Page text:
OEANProject reference: 301796
Funded under :
Organic Electronic Artificial Neurons
Total cost:EUR 174 016,8
EU contribution:EUR 174 016,8
Topic(s):FP7-PEOPLE-2011-IEF - Marie-Curie Action: "Intra-European fellowships for career development"
Call for proposal:FP7-PEOPLE-2011-IEFSee other projects for this call
Funding scheme:MC-IEF - Intra-European Fellowships (IEF)
"Disorders of the nervous system effect hundreds of millions of people worldwide and the costs of these afflictions, both in terms of life lost and healthcare expenditure, are a heavy burden on us all. We propose to employ the delivery property of the ion pump, coupled with a sensing electrochemical transistors to build an organic electronic artificial neuron for intervention into the malfunctioning signaling pathways implicated in specific neurological disorders. Of particular importance is the ion pump’s ability to precisely deliver the neurotransmitters glutamate and γ-aminobutyric acid, the primary excitatory and inhibitory neurotransmitters of the central nervous system, respectively. By regulating delivery of these and other molecules, the practitioner could selectively raise and lower the relative neural excitability within a small, well-defined region of the brain, such as one generating seizures, using a device easily integrated into standard surgical procedures developed for electrode implants. Moreover, autoregulation is made possibe by incorporating a sensing transistor to monitor variation in neurotransmitters concentration that will trigger release with the ion pump. The organic electronic nature of the ion pump and the electrochemical sensing transistor technologies makes them optimal for interfacing both biological systems and traditional electronics. Furthermore, the use of polymers and other bio-compatible soft materials, make them well suited for implant into the body. Using the body’s endogenous signaling system as the cue, self-regulated artificial neurons will enable new therapies whereby patients’ health can be restored by supplementing their malfunctioning signaling pathways, rather than invading them with substances and signals alien to the body. The artificial neuron can therefore provide therapy for a wide range of previously untreatable neurological disorders and help patients with these afflictions return to health."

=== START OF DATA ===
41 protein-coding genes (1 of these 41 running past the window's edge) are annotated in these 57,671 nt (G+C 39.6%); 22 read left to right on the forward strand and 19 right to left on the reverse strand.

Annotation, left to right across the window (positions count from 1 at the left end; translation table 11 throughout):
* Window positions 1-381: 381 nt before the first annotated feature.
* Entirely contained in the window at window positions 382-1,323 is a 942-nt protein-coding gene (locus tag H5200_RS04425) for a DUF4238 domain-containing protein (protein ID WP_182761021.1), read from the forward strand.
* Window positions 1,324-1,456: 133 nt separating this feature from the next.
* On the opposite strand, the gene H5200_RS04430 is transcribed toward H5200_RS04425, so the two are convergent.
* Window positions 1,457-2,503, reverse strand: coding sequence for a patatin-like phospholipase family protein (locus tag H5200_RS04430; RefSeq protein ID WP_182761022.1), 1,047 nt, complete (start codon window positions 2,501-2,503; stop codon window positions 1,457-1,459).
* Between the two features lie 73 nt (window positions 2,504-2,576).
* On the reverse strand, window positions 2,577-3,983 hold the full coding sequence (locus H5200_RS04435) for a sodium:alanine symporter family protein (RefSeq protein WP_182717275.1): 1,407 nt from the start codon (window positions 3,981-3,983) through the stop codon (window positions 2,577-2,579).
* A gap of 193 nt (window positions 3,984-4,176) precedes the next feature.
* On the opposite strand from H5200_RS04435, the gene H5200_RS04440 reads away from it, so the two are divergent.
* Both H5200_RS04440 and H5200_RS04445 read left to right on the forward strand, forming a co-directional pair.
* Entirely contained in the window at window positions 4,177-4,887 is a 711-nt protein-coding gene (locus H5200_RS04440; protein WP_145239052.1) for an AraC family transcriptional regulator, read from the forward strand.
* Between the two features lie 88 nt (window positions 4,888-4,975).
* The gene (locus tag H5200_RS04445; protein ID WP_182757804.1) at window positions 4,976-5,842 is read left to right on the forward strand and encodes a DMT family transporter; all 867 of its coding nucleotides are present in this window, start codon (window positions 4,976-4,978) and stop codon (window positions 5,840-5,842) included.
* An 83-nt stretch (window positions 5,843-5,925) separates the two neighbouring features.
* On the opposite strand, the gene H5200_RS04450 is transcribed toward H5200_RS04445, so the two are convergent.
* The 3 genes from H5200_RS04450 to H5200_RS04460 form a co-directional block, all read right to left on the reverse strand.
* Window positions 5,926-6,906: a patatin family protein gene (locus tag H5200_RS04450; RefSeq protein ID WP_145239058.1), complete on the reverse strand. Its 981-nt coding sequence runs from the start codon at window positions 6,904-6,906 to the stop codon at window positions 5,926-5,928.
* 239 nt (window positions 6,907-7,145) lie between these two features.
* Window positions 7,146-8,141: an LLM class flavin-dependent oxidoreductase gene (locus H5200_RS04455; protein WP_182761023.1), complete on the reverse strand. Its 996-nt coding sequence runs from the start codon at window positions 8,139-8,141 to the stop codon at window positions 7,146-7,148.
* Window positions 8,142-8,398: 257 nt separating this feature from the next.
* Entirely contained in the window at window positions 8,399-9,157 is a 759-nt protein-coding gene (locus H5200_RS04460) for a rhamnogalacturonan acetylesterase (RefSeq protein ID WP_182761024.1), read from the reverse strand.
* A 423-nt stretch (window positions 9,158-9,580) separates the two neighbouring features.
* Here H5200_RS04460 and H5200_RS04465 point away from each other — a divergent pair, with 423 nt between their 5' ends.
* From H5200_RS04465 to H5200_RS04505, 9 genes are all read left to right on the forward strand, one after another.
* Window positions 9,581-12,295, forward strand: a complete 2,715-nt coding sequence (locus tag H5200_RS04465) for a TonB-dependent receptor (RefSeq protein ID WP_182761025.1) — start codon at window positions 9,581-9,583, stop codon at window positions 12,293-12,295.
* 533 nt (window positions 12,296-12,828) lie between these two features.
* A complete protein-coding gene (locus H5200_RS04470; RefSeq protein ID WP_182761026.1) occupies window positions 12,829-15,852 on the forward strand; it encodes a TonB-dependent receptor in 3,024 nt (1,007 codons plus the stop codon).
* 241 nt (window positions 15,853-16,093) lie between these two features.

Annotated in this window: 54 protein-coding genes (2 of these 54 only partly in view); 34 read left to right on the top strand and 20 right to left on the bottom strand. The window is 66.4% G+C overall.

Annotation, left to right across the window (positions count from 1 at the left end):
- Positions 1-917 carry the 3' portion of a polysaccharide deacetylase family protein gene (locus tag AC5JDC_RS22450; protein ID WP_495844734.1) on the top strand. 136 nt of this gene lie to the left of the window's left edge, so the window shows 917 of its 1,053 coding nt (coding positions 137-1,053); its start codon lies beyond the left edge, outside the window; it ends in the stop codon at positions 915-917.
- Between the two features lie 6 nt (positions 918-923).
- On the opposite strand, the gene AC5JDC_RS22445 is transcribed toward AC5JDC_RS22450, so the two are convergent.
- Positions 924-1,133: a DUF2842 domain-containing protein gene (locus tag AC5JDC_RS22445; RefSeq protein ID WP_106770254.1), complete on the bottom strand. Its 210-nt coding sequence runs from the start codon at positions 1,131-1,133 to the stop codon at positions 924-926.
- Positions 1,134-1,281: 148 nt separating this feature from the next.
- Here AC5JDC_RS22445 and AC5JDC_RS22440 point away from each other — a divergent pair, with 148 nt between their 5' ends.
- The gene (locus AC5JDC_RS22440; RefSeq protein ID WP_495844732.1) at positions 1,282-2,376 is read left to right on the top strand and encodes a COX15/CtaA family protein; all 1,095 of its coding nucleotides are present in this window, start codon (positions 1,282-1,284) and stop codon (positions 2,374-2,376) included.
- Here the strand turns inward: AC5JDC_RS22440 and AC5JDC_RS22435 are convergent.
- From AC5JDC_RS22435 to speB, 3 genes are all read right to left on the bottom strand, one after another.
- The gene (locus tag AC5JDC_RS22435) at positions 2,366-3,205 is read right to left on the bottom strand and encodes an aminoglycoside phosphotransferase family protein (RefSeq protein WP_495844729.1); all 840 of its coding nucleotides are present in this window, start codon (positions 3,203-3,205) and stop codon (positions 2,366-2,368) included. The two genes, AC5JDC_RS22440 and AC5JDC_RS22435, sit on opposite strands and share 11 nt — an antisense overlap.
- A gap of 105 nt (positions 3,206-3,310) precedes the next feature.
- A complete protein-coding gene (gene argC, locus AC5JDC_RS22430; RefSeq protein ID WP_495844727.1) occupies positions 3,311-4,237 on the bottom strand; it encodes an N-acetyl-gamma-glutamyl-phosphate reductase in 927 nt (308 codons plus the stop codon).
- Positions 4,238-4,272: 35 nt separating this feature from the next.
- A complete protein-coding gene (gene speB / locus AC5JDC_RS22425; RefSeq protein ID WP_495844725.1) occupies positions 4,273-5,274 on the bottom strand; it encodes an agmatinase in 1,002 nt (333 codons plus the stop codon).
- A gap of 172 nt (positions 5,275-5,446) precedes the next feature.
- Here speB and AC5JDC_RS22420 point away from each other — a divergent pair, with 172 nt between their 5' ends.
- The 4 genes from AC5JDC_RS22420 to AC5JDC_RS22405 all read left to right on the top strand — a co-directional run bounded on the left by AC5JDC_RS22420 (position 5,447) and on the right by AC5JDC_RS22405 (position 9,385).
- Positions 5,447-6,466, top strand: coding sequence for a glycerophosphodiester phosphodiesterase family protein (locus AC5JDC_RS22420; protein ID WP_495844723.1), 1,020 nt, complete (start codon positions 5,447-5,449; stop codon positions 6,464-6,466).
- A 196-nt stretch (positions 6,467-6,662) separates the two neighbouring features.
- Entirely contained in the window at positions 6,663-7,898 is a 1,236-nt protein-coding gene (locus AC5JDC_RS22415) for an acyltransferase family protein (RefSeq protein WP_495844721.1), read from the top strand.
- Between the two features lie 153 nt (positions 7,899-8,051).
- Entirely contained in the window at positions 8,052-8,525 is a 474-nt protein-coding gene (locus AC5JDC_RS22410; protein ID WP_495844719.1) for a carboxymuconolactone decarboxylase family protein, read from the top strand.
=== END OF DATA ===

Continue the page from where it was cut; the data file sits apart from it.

EU contribution: EUR 174 016,8
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